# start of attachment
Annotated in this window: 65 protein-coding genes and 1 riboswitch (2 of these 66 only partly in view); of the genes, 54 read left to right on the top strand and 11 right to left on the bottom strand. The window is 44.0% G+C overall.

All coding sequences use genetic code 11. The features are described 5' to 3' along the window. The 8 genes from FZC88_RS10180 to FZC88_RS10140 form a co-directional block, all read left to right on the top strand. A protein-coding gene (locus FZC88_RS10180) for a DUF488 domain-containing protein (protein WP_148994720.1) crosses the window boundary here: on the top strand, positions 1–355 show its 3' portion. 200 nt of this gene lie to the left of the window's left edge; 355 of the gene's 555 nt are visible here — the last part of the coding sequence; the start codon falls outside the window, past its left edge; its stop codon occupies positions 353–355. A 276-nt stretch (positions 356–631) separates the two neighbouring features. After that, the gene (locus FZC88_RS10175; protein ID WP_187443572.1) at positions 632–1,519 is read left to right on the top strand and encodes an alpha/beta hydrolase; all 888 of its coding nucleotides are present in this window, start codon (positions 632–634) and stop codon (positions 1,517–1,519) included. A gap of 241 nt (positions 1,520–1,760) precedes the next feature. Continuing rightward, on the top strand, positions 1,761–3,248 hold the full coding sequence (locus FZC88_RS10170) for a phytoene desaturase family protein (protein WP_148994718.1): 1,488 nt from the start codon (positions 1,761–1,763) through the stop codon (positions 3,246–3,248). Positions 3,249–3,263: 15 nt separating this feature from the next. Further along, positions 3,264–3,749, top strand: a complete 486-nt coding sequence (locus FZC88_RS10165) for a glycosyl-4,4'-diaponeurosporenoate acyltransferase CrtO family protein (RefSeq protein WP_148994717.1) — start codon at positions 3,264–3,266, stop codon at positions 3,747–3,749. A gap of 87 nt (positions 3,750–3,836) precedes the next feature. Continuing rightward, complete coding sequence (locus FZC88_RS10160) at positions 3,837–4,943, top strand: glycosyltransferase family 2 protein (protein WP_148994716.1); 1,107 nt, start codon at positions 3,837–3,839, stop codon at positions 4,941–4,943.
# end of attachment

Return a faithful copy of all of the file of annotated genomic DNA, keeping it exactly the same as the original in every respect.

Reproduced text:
Annotated in this window: 65 protein-coding genes and 1 riboswitch (2 of these 66 only partly in view); of the genes, 54 read left to right on the top strand and 11 right to left on the bottom strand. The window is 44.0% G+C overall.

All coding sequences use genetic code 11. The features are described 5' to 3' along the window. The 8 genes from FZC88_RS10180 to FZC88_RS10140 form a co-directional block, all read left to right on the top strand. A protein-coding gene (locus FZC88_RS10180) for a DUF488 domain-containing protein (protein WP_148994720.1) crosses the window boundary here: on the top strand, positions 1–355 show its 3' portion. 200 nt of this gene lie to the left of the window's left edge; 355 of the gene's 555 nt are visible here — the last part of the coding sequence; the start codon falls outside the window, past its left edge; its stop codon occupies positions 353–355. A 276-nt stretch (positions 356–631) separates the two neighbouring features. After that, the gene (locus FZC88_RS10175; protein ID WP_187443572.1) at positions 632–1,519 is read left to right on the top strand and encodes an alpha/beta hydrolase; all 888 of its coding nucleotides are present in this window, start codon (positions 632–634) and stop codon (positions 1,517–1,519) included. A gap of 241 nt (positions 1,520–1,760) precedes the next feature. Continuing rightward, on the top strand, positions 1,761–3,248 hold the full coding sequence (locus FZC88_RS10170) for a phytoene desaturase family protein (protein WP_148994718.1): 1,488 nt from the start codon (positions 1,761–1,763) through the stop codon (positions 3,246–3,248). Positions 3,249–3,263: 15 nt separating this feature from the next. Further along, positions 3,264–3,749, top strand: a complete 486-nt coding sequence (locus FZC88_RS10165) for a glycosyl-4,4'-diaponeurosporenoate acyltransferase CrtO family protein (RefSeq protein WP_148994717.1) — start codon at positions 3,264–3,266, stop codon at positions 3,747–3,749. A gap of 87 nt (positions 3,750–3,836) precedes the next feature. Continuing rightward, complete coding sequence (locus FZC88_RS10160) at positions 3,837–4,943, top strand: glycosyltransferase family 2 protein (protein WP_148994716.1); 1,107 nt, start codon at positions 3,837–3,839, stop codon at positions 4,941–4,943.